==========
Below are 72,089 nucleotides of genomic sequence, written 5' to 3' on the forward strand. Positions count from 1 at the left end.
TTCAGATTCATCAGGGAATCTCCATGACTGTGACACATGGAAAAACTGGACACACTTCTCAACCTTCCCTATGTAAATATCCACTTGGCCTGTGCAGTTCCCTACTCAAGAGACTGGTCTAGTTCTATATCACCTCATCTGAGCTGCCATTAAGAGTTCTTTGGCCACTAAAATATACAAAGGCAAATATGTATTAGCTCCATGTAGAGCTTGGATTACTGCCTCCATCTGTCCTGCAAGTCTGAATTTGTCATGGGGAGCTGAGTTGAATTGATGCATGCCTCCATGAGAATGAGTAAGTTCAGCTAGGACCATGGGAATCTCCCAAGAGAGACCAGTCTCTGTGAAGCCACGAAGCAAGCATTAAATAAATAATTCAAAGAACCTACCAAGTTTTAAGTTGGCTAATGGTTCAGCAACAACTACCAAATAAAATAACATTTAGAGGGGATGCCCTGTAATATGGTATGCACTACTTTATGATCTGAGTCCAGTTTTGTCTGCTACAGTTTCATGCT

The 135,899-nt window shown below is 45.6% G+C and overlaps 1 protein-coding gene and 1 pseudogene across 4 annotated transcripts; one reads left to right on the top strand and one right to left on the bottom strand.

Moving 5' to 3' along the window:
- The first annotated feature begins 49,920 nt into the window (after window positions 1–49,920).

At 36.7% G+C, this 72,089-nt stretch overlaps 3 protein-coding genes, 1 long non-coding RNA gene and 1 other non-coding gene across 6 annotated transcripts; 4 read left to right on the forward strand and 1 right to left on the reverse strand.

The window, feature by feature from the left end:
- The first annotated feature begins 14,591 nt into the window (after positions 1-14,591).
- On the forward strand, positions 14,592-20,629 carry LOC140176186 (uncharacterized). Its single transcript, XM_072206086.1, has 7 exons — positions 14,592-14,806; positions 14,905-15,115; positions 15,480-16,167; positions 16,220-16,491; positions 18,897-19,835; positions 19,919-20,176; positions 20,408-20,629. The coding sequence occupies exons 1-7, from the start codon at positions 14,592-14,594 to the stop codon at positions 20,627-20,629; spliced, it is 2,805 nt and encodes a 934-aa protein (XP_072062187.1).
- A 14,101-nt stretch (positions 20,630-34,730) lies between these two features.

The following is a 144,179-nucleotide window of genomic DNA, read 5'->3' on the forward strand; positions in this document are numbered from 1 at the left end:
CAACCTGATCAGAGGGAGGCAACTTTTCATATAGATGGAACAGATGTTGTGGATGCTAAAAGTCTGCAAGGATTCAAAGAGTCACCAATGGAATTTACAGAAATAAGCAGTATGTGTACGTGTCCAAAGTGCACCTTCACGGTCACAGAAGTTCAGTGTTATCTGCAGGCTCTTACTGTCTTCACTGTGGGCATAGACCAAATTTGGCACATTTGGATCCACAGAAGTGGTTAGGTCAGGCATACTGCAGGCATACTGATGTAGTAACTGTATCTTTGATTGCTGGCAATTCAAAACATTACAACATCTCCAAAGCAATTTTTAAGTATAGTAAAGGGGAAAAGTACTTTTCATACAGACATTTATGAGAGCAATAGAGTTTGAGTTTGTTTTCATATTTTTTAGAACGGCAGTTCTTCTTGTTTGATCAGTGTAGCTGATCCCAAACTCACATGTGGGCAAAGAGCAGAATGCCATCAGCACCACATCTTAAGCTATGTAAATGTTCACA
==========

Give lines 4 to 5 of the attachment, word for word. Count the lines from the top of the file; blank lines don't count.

Moving 5' to 3' along the window:
- The first annotated feature begins 49,920 nt into the window (after window positions 1–49,920).